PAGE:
A Short Philosophy of Tipping

8 thoughts on “A Short Philosophy of Tipping”

    1. In that case, you are making a poor decision on eating out. Stay home if you can’t afford it. There are plenty of “huge treats” one must stay away from if they can’t truly afford it.

  1. The interesting part to me is that this “standard tip” amount is going up seemingly inexplicably. As Dr. Groothius noted in the article, he grew up being taught that 10% was standard. I’m in my early 30’s and I was taught that 15% was standard, so I usually do 15-20% depending on the service. Now 20% seems to be the norm.

    We could point to inflation and the rising cost of living, but this in turn drives up meal prices and, by the nature of percentage based tips, the gratuity will go up as well even if the percentage stays the same. So who’s deciding that the “standard” gratuity needs to keep going up? And why?

  2. My philosophy:

    * 15% is grace. No matter how terrible the service, they get 15%. Most restaurants for decent service, I tip closer to 20%.
    * If I only have a small thing at a regular restaurant, I don’t tip less than a dollar. If I get a coffee for $1.50, I don’t count out pennies – just slip the waitress a bill.
    * If the restaurant is particularly expensive, I generally can’t afford more than 15%, so that’s what they get. Most of those restaurants tell you what the tip should be anyway.

    My wife was a waitress before we got together and she testifies to how horrible Christian restaurant patrons can be. Sunday afternoon in the Bible belt is typically the worst time for wait staff.

  3. We are supposed to be Ambassador’s of Christ surely two extra dollars will not break someone if they are eating out. If things are that tight you may want to re think eating out.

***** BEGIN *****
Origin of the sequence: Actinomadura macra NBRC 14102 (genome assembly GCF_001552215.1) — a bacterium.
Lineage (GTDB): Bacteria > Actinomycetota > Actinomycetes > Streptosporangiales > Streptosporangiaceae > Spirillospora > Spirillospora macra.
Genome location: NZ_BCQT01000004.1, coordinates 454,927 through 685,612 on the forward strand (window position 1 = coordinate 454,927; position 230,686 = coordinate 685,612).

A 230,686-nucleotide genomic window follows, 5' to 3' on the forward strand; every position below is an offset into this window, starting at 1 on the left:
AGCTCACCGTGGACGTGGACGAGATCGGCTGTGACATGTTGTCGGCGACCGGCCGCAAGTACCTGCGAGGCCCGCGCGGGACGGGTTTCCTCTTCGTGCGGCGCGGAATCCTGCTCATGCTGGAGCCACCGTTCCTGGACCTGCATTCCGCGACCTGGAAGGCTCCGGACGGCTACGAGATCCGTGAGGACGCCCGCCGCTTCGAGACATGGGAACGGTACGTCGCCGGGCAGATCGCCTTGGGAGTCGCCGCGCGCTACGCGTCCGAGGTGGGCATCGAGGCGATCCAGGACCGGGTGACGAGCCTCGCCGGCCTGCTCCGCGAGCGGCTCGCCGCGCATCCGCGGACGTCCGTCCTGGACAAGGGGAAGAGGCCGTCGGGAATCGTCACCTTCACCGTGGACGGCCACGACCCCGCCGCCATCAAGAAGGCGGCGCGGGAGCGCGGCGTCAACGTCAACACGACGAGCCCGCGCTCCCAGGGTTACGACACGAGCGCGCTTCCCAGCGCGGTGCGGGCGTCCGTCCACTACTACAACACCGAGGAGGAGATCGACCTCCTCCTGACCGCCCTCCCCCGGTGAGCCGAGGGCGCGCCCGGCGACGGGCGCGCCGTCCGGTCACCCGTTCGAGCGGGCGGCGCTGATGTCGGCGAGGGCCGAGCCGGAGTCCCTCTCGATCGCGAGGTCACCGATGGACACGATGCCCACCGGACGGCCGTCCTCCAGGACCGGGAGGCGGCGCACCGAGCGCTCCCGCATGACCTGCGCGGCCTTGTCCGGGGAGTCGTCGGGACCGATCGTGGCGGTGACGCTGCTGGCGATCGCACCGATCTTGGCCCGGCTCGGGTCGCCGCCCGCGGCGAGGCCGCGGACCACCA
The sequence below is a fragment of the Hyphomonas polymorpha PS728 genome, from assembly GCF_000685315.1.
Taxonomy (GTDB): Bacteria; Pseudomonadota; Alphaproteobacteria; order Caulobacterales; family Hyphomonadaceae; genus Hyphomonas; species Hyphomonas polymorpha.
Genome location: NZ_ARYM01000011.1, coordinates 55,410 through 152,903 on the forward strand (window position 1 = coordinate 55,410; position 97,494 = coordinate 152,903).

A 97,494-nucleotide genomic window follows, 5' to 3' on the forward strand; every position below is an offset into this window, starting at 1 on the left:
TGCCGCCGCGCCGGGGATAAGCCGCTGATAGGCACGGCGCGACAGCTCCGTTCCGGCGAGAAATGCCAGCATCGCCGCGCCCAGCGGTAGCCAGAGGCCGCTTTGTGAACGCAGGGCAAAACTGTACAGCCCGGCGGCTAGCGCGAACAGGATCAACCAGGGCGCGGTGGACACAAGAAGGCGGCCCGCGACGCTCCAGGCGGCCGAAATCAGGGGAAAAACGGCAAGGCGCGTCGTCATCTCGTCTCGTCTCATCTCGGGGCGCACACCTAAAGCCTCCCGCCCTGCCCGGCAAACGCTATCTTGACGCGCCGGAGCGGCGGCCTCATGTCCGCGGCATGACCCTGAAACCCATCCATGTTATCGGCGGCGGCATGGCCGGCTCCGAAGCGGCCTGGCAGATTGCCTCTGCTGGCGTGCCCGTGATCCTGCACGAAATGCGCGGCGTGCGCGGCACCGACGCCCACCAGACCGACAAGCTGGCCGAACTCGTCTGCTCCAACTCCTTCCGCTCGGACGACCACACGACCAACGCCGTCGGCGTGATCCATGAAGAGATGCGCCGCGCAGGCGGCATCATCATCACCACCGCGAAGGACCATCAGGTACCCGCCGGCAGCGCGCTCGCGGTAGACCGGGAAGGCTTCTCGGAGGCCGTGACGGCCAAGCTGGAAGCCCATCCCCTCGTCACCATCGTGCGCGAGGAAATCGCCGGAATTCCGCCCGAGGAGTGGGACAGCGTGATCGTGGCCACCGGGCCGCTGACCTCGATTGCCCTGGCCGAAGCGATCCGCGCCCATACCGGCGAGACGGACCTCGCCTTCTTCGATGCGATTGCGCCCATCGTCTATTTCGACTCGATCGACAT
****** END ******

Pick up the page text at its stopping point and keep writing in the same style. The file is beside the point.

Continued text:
1. Bing… Exactly. I often find myself doing the math of what is 20% then get smacked with knowing I bear the name of Christ and figure what is an extra dollar or two…

      Also, if you can’t afford to represent Christ well, then your problem isn’t your tip. If I need to save money, no beverages or eat at home… You don’t negotiate the price of the food item, so why negotiate the tip?
      Good article.

  4. Thank you for this article. My son is a waiter, and he came home from work tonight complaining that he had gotten poor tips. We started discussing the philosophy of tipping, and I did a Google search on that and saw your article. I just read it aloud and it made a lot of sense. I never realized how little waiters are paid, and so tips are very important to them. I have always tipped at least 15% and usually 20%, but from now on, I will try to make sure I tip at least 20%. 🙂

Leave a Reply

Fill in your details below or click an icon to log in:

WordPress.com Logo

You are commenting using your WordPress.com account. Log Out / Change )

Twitter picture

You are commenting using your Twitter account. Log Out / Change )

Facebook photo

You are commenting using your Facebook account. Log Out / Change )

Google+ photo

You are commenting using your Google+ account. Log Out / Change )

Connecting to %s